Saturday, February 1, 2014

Conscious Traveling

I learned quite a lot from my vacations over winter break. In the case of the Dominican Republic, I saw a lot of things that I've read about or learned in previous history and urban planning classes put into practice.
I think it's incredibly important to travel if you can afford to, for a multitude of reasons. It's somewhat more important, though, to consider what your money is going to when you do travel. I think I mentioned this in my post on Ender's Game (and if I didn't-- just pretend, shh), but when you put your money towards something-- a company, a book, a hotel, a film studio, or really anything else-- you are choosing to support it and whatever goes into it, whether or not you're conscious of or even okay with that. For this reason, where you stay during your travels can matter quite a bit.

Hotels in general seem to have a reputation for underpaying and overworking their staff. This is something to keep in mind and investigate regardless of where you go. Sometimes it can't be helped-- but it's just something to be aware of. However, it's especially important to be mindful of where you choose to stay in developing countries. Many countries have an economy based primarily on tourism-- this isn't necessarily a bad thing as it definitely does create jobs, except that:
a) many hotels are foreign-owned and therefore primarily benefit the foreign owners,
b) native residents of the country trying to find a job often have no choice but to work in tourism, which brings me back to the whole hotels have a reputation for underpaying/overworking their staff thing,
c) hotels drive property values up, and if native residents are working in the tourism industry for little pay, they often can't those higher property values,
d) tourism has a tendency to promote an appropriation/distortion of that country's culture for profit, and
e) large tourist industries tend to beget mass negative environmental consequences.

A perfect example of this-- despite that it's a part of the United States-- is Hawaii. The article I've linked just sort of scratches the surface, but googling "impact of tourism on Hawaii" (or probably any other country google suggests) will likely fill you in.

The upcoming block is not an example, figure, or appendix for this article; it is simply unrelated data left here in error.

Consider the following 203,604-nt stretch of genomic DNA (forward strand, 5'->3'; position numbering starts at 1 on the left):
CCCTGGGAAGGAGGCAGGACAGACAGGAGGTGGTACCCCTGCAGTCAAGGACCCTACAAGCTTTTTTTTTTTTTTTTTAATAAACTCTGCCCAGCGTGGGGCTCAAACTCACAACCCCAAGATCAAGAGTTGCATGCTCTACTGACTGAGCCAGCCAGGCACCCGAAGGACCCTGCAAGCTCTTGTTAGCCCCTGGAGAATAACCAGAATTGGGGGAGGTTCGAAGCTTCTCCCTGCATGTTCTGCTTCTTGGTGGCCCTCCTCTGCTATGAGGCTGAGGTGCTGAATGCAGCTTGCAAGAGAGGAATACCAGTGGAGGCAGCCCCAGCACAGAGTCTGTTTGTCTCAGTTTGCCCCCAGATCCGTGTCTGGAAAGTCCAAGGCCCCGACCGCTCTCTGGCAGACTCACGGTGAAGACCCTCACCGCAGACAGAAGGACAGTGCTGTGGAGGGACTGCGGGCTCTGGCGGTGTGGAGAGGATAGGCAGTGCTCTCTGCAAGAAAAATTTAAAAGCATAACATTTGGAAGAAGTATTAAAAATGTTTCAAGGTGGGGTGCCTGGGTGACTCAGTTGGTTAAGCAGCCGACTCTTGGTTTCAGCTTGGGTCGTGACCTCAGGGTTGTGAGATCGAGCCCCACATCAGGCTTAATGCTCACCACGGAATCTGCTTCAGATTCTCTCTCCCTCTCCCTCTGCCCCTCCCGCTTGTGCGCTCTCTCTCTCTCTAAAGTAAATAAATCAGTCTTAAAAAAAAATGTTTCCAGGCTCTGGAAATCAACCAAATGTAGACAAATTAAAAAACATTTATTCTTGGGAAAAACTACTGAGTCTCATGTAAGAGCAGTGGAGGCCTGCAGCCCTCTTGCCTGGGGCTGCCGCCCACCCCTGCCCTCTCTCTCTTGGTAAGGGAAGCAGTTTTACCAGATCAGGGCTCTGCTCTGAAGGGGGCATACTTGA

So if you're uncomfortable with unwittingly supporting such an economic chain of events, I offer some suggestions:
·         Research hotels! They're not always honest about their treatment of their staff and their impacts on the environment, but it's still good to look into.
·         Hostels. As far as I know, they tend to be locally-owned and have a lower environmental impact, researching individuals hostels' policies is also necessary.
·         Learn about where you're going. I mean, I just think that's fun to do in general, but I'm also a history nerd. But knowing the history of the place you're staying it helps to provide context for what impacts you might unwittingly have.
·         Eco-hotels actually aren't as okay as they sound. Research is necessary here as well, but ecotourism, though it sounds like an environmentally-friendly alternative to regular tourism, often involves facilities that the natural environment can't support.
·         Steer clear of culture-related tourist traps. That's part of the profiting-from-distorted-foreign-cultures thing. And, though I would hope it would go without saying,
·         NO SLUM TOURS. The wikipedia page sums up the problem with this, if it wasn't evident.

It is, of course, your prerogative to visit wherever and do whatever you want, but I think the problem is that a lot of people just don't know what kind of impact their choices (and, namely, money) make on other countries. I certainly didn't know until I took a class that addressed the subject. But now that I am aware, I feel like it's my responsibility to at least be mindful of what exactly I choose to give my money/support to.

Stay classy,


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